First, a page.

Apart from the toxic and endocrine disrupting chemicals that can be found in most sunscreens, sunscreen has also been thought to contribute to the formation of melanoma specifically and the reasoning behind this is that we were concerned mosting with burning and therefore initially sunscreen blocked the UVB rays (which also blocks vitamin D formation) but not the UVA rays which as you now are aware, penetrate deep into the skin and damage the melanocytes. This allowed us to stay out longer and be exposed to the dangerous levels of UVA radiation. If you are going to need to use a sunscreen, i.e. if you are planning on being out in the sun for an extended period of time make sure your sunscreen protects you from all UV radiation. Consumer compared a few of our New Zealand sunscreens and the results can be seen here.

Video from Vitamin D researcher Michael Holick, explaining how the body reacts to sunlight and a history of our understanding of how the sun affects health.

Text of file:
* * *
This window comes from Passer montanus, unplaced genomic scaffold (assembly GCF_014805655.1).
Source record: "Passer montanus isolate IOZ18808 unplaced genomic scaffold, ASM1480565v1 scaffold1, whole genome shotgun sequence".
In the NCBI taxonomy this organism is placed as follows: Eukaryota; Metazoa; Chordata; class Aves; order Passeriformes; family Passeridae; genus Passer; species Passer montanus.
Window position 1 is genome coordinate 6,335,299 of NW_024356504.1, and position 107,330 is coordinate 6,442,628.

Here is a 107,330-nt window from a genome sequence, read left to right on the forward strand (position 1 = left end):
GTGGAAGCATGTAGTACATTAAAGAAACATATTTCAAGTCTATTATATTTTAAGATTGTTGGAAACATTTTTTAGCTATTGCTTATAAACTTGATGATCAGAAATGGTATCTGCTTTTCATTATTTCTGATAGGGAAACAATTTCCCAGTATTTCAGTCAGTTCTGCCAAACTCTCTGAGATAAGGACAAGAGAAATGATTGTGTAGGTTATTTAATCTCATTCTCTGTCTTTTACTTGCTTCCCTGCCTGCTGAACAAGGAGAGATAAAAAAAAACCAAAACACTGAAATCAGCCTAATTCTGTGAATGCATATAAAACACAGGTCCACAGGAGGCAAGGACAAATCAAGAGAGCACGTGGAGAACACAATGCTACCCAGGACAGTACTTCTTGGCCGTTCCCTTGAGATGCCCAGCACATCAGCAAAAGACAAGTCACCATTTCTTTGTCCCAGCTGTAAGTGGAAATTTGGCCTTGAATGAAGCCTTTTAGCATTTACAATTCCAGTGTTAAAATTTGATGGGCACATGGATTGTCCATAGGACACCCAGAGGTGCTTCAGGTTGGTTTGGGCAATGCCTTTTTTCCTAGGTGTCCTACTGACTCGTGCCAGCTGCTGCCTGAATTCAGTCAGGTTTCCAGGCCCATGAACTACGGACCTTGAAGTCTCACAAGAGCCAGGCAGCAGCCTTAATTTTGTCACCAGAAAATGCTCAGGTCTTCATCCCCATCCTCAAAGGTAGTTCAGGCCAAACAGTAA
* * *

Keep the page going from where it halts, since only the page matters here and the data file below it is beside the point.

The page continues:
So stay healthy this summer and remember everything in moderation if you feel it burning then cover up and with children who’s skin is so delicate ensure they are covered when the sun is at its hottest Hat, Rashie, Sunglasses and a slop of sunscreen especially between 11.00am and 3.30pm here in NZ.  Me xx


1. Holick, M. (2010) The vitamin D solution. A 3-step strategy to cure our most common health problems. Plume, Penguin Group

2. Juzeniene, A. & Moan, J. (2012) Beneficial effects of UV radiation other than via vitamin D production. Dermato-Endocrinology, 4(2), 109-117. doi: 10.4161/derm.20013

3. Wurtman, R. (1975).The Effects of Light on the Human Body. Scientific American, 233(1).

4. Grant, W. B., Wimalawansa, S. J., Holick, M. F., Cannell, J. J., Pludowski, P., Lappe, J. M., … May, P. (2015). Emphasizing the health benefits of Vitamin D for those with neurodevelopmental disorders and intellectual disabilities. Nutrients, 7(3), 1538–1564.